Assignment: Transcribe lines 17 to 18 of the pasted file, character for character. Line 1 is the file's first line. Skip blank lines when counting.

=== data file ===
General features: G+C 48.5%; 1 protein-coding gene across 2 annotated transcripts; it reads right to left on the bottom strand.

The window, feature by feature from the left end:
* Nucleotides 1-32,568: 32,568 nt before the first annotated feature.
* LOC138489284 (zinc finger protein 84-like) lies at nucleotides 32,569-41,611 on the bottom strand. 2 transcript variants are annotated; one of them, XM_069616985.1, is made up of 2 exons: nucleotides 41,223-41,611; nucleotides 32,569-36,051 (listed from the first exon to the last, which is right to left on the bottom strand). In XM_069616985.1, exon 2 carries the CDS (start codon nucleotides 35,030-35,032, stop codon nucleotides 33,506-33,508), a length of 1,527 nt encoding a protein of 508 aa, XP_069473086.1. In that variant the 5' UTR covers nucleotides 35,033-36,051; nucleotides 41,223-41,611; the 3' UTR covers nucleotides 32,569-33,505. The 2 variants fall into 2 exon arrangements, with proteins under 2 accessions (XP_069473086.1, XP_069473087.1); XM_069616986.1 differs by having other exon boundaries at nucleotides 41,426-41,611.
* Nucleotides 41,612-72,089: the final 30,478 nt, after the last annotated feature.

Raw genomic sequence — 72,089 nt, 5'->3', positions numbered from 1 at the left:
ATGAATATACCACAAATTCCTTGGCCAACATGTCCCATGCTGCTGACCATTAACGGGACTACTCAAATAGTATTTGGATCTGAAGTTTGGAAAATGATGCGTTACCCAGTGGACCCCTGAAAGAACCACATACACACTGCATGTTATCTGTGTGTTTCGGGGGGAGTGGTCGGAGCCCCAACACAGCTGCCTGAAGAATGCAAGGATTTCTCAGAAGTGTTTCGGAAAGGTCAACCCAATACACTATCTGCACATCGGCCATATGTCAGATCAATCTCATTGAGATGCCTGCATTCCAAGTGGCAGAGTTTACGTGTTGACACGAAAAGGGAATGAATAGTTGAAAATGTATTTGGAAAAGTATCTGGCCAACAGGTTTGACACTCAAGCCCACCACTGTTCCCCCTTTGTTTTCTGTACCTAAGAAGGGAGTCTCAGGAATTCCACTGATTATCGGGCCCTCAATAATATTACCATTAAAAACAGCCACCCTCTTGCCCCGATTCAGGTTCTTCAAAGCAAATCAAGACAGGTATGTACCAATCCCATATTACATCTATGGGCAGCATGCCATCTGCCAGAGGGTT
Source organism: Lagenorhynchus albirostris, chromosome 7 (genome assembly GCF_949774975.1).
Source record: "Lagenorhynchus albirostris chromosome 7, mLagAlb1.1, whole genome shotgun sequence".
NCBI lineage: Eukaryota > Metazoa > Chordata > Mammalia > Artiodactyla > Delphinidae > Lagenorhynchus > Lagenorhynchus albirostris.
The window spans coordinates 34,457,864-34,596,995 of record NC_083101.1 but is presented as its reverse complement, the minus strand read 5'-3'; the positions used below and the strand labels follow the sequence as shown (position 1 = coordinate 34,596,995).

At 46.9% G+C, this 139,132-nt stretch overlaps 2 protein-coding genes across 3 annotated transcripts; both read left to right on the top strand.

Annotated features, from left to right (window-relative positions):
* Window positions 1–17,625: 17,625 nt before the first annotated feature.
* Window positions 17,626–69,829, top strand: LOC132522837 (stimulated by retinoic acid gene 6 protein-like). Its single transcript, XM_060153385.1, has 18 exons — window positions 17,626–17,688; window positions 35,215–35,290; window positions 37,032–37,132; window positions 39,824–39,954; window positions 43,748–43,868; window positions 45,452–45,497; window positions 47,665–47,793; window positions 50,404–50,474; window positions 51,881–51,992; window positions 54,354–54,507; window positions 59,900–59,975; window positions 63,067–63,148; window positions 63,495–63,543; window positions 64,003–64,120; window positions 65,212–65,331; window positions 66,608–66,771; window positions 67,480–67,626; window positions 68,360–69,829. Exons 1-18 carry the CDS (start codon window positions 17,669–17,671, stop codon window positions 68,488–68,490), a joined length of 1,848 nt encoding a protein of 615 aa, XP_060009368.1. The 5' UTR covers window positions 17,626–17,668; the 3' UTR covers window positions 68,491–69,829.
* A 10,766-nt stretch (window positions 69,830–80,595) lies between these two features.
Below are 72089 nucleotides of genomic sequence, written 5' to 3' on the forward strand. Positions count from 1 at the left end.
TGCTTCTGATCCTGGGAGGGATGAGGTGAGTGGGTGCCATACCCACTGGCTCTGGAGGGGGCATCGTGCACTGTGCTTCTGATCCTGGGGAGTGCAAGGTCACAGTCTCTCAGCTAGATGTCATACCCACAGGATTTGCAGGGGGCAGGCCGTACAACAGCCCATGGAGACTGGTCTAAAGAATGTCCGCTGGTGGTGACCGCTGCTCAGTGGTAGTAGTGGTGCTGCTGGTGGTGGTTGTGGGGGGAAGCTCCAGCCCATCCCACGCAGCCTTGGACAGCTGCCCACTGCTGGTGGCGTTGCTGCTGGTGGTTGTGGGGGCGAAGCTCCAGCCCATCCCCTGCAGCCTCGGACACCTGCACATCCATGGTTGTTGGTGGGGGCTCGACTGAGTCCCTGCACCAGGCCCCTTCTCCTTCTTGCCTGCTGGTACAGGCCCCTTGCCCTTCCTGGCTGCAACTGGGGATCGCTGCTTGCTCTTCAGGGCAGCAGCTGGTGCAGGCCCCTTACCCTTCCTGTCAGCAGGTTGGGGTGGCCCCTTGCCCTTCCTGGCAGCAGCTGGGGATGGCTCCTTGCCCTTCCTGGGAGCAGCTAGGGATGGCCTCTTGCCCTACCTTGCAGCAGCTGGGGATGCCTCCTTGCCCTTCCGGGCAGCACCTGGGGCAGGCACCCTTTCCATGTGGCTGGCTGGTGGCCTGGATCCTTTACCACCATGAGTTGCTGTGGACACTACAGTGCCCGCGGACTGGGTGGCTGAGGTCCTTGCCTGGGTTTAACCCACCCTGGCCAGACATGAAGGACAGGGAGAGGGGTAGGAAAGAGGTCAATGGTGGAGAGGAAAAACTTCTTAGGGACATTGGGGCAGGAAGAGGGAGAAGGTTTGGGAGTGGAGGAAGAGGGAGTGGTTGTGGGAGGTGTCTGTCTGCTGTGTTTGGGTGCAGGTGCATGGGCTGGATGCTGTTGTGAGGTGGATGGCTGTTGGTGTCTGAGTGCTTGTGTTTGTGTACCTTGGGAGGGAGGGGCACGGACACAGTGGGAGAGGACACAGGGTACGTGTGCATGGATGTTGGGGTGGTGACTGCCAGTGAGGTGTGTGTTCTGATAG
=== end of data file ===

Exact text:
Below are 72089 nucleotides of genomic sequence, written 5' to 3' on the forward strand. Positions count from 1 at the left end.
TGCTTCTGATCCTGGGAGGGATGAGGTGAGTGGGTGCCATACCCACTGGCTCTGGAGGGGGCATCGTGCACTGTGCTTCTGATCCTGGGGAGTGCAAGGTCACAGTCTCTCAGCTAGATGTCATACCCACAGGATTTGCAGGGGGCAGGCCGTACAACAGCCCATGGAGACTGGTCTAAAGAATGTCCGCTGGTGGTGACCGCTGCTCAGTGGTAGTAGTGGTGCTGCTGGTGGTGGTTGTGGGGGGAAGCTCCAGCCCATCCCACGCAGCCTTGGACAGCTGCCCACTGCTGGTGGCGTTGCTGCTGGTGGTTGTGGGGGCGAAGCTCCAGCCCATCCCCTGCAGCCTCGGACACCTGCACATCCATGGTTGTTGGTGGGGGCTCGACTGAGTCCCTGCACCAGGCCCCTTCTCCTTCTTGCCTGCTGGTACAGGCCCCTTGCCCTTCCTGGCTGCAACTGGGGATCGCTGCTTGCTCTTCAGGGCAGCAGCTGGTGCAGGCCCCTTACCCTTCCTGTCAGCAGGTTGGGGTGGCCCCTTGCCCTTCCTGGCAGCAGCTGGGGATGGCTCCTTGCCCTTCCTGGGAGCAGCTAGGGATGGCCTCTTGCCCTACCTTGCAGCAGCTGGGGATGCCTCCTTGCCCTTCCGGGCAGCACCTGGGGCAGGCACCCTTTCCATGTGGCTGGCTGGTGGCCTGGATCCTTTACCACCATGAGTTGCTGTGGACACTACAGTGCCCGCGGACTGGGTGGCTGAGGTCCTTGCCTGGGTTTAACCCACCCTGGCCAGACATGAAGGACAGGGAGAGGGGTAGGAAAGAGGTCAATGGTGGAGAGGAAAAACTTCTTAGGGACATTGGGGCAGGAAGAGGGAGAAGGTTTGGGAGTGGAGGAAGAGGGAGTGGTTGTGGGAGGTGTCTGTCTGCTGTGTTTGGGTGCAGGTGCATGGGCTGGATGCTGTTGTGAGGTGGATGGCTGTTGGTGTCTGAGTGCTTGTGTTTGTGTACCTTGGGAGGGAGGGGCACGGACACAGTGGGAGAGGACACAGGGTACGTGTGCATGGATGTTGGGGTGGTGACTGCCAGTGAGGTGTGTGTTCTGATAG